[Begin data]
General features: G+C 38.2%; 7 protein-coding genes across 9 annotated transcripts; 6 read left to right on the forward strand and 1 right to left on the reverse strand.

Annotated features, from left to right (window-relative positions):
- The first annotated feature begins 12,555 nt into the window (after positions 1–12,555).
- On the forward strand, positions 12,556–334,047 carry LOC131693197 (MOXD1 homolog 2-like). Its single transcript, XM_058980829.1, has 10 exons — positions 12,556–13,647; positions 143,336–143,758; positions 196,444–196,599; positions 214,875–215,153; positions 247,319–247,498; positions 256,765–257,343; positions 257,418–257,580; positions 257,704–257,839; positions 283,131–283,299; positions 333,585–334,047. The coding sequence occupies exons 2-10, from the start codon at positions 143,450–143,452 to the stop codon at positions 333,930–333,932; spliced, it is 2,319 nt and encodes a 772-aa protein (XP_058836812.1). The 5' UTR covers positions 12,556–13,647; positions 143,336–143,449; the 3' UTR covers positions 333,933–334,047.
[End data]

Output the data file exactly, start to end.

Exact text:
General features: G+C 38.2%; 7 protein-coding genes across 9 annotated transcripts; 6 read left to right on the forward strand and 1 right to left on the reverse strand.

Annotated features, from left to right (window-relative positions):
- The first annotated feature begins 12,555 nt into the window (after positions 1–12,555).
- On the forward strand, positions 12,556–334,047 carry LOC131693197 (MOXD1 homolog 2-like). Its single transcript, XM_058980829.1, has 10 exons — positions 12,556–13,647; positions 143,336–143,758; positions 196,444–196,599; positions 214,875–215,153; positions 247,319–247,498; positions 256,765–257,343; positions 257,418–257,580; positions 257,704–257,839; positions 283,131–283,299; positions 333,585–334,047. The coding sequence occupies exons 2-10, from the start codon at positions 143,450–143,452 to the stop codon at positions 333,930–333,932; spliced, it is 2,319 nt and encodes a 772-aa protein (XP_058836812.1). The 5' UTR covers positions 12,556–13,647; positions 143,336–143,449; the 3' UTR covers positions 333,933–334,047.